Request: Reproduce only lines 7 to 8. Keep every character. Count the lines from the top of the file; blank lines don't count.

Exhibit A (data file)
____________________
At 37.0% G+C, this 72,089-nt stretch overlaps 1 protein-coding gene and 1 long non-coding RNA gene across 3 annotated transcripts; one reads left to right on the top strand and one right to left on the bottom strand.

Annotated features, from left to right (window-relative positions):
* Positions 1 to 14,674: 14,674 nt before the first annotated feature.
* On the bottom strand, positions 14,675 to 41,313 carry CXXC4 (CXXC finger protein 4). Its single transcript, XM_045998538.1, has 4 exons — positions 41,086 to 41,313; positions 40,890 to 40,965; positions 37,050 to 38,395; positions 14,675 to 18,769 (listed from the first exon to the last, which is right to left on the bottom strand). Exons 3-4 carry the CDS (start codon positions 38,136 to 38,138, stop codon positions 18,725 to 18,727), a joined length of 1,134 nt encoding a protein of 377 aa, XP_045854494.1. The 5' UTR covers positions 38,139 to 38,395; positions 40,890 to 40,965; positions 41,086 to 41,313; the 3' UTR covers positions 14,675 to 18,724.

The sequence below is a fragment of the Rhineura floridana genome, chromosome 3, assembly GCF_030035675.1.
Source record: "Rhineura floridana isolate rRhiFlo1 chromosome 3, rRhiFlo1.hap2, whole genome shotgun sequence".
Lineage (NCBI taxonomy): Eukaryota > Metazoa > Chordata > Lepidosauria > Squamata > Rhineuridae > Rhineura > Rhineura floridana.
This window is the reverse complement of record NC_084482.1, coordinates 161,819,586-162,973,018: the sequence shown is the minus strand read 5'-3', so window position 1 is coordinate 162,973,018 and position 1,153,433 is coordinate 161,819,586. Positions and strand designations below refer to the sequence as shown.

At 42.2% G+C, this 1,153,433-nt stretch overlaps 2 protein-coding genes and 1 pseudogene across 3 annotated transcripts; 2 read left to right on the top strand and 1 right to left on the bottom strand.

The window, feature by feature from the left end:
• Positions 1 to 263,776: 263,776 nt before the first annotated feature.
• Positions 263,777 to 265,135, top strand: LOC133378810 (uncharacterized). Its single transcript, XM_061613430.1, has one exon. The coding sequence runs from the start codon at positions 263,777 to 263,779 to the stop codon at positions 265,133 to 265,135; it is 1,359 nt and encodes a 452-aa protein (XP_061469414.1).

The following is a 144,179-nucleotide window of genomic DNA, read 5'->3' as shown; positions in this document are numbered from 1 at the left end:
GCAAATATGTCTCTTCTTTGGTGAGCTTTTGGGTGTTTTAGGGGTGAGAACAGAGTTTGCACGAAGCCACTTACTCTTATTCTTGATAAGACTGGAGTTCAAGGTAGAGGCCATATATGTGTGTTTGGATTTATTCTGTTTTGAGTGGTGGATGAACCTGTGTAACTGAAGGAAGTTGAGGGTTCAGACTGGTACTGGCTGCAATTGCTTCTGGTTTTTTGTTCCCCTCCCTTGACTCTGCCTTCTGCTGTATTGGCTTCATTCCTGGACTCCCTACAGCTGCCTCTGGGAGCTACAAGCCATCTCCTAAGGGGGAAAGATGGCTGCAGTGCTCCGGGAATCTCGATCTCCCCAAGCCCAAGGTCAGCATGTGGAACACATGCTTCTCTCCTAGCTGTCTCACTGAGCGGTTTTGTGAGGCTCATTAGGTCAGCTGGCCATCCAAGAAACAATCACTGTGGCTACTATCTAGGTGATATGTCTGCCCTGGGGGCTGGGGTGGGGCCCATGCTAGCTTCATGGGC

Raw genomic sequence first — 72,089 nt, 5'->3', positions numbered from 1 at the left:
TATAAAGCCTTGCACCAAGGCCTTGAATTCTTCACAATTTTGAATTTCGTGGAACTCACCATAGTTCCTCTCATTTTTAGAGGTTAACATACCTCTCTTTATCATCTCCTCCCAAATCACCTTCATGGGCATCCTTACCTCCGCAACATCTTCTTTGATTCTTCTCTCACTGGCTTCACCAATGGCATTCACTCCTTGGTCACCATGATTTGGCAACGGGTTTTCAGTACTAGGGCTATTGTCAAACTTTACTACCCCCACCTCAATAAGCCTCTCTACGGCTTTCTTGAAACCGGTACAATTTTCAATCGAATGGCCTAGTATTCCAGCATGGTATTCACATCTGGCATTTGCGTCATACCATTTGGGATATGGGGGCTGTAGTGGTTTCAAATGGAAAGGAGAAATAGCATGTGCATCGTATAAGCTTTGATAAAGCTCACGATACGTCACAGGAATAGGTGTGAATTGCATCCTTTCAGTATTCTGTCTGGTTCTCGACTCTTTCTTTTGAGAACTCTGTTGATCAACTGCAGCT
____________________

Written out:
Lineage (NCBI taxonomy): Eukaryota > Metazoa > Chordata > Lepidosauria > Squamata > Rhineuridae > Rhineura > Rhineura floridana.
This window is the reverse complement of record NC_084482.1, coordinates 161,819,586-162,973,018: the sequence shown is the minus strand read 5'-3', so window position 1 is coordinate 162,973,018 and position 1,153,433 is coordinate 161,819,586. Positions and strand designations below refer to the sequence as shown.